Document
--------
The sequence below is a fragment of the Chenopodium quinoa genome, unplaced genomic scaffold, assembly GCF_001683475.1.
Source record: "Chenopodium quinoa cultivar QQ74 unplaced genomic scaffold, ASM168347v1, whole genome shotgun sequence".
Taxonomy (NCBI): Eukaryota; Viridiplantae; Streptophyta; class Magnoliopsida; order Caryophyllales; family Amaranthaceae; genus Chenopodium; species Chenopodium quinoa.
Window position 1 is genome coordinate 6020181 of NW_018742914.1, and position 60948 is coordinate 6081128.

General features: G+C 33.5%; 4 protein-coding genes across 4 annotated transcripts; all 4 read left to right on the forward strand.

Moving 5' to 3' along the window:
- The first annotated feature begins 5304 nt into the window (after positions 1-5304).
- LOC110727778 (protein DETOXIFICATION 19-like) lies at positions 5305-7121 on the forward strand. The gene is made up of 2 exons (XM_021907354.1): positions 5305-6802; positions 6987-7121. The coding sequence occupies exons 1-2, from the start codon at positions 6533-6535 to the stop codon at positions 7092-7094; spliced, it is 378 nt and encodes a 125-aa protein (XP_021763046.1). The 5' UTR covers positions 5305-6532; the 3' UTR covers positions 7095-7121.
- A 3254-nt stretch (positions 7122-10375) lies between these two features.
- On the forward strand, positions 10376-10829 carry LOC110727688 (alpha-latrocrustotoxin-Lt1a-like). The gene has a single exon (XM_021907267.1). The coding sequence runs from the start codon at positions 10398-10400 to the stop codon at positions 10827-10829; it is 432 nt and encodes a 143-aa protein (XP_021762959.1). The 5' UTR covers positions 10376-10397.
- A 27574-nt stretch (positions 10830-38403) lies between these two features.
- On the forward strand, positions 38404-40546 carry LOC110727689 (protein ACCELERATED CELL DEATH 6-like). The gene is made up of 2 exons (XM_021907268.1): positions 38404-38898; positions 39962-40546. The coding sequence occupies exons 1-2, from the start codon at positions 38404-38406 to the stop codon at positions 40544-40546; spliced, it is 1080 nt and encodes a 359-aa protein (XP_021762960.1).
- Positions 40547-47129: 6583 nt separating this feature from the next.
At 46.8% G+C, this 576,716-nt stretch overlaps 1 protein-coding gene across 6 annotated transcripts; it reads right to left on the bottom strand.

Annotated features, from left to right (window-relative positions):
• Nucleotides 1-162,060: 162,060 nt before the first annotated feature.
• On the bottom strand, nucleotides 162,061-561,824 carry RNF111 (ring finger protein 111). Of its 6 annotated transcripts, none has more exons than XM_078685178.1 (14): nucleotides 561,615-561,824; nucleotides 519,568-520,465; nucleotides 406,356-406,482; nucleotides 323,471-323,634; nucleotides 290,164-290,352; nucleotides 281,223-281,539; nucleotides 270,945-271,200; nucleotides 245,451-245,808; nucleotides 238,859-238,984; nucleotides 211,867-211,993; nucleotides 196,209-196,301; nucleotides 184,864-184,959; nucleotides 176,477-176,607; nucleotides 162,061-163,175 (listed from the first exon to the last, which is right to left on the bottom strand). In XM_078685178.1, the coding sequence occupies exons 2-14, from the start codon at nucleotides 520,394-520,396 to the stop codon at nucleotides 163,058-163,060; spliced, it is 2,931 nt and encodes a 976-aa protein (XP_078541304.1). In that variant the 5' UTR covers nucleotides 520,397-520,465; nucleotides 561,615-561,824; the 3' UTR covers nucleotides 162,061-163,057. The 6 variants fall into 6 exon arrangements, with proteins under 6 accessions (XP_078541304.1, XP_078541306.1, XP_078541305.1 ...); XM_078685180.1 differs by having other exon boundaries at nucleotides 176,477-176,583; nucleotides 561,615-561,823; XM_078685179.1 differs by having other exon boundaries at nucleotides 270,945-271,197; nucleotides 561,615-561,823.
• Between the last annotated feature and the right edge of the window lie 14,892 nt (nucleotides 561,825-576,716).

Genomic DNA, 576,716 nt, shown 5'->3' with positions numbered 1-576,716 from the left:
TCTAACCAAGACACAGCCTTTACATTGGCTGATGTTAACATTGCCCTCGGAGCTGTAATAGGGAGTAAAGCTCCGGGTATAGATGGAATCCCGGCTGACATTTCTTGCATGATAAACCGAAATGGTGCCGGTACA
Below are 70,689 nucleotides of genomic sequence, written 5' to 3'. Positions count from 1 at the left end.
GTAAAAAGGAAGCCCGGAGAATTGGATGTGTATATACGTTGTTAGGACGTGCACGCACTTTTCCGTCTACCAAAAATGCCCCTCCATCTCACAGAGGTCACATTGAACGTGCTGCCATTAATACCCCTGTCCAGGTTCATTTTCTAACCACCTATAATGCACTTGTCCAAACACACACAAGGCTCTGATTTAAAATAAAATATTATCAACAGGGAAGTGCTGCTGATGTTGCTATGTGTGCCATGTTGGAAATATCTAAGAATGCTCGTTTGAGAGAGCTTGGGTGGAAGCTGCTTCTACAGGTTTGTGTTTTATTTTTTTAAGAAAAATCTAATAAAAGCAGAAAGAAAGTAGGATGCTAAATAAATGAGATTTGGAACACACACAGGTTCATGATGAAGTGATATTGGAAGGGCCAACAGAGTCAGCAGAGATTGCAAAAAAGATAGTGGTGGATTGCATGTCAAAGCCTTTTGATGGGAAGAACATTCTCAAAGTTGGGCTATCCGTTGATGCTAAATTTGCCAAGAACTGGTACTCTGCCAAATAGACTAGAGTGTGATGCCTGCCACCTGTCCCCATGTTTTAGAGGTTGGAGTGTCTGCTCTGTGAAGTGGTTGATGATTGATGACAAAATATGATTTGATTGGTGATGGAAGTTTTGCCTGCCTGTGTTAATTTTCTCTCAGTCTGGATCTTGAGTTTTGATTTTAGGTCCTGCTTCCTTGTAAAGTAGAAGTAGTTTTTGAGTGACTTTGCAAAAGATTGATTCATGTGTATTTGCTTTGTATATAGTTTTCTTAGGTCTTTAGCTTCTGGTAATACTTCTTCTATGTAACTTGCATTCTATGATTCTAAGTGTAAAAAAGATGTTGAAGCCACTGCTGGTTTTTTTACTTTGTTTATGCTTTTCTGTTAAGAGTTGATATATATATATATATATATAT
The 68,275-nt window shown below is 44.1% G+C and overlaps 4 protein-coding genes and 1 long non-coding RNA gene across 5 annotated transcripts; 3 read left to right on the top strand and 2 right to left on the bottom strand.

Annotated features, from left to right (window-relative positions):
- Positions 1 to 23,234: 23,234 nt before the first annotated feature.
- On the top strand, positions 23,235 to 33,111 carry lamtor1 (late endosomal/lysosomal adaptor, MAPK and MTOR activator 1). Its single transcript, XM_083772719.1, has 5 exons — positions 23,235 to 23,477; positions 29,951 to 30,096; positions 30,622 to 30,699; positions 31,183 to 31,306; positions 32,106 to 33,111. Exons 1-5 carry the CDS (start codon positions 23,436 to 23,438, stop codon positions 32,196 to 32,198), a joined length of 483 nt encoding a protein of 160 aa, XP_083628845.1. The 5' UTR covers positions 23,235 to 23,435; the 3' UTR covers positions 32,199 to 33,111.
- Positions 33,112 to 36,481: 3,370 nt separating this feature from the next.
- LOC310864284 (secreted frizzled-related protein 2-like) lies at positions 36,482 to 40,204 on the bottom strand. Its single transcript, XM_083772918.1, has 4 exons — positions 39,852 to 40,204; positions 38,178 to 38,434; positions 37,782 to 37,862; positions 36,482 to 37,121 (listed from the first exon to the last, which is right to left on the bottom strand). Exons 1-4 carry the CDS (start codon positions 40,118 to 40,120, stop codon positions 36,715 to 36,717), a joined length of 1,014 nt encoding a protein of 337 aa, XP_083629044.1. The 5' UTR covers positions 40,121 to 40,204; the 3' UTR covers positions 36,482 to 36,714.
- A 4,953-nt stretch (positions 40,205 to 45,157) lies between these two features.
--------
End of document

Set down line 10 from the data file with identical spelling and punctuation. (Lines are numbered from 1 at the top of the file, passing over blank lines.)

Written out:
- On the forward strand, positions 10376-10829 carry LOC110727688 (alpha-latrocrustotoxin-Lt1a-like). The gene has a single exon (XM_021907267.1). The coding sequence runs from the start codon at positions 10398-10400 to the stop codon at positions 10827-10829; it is 432 nt and encodes a 143-aa protein (XP_021762959.1). The 5' UTR covers positions 10376-10397.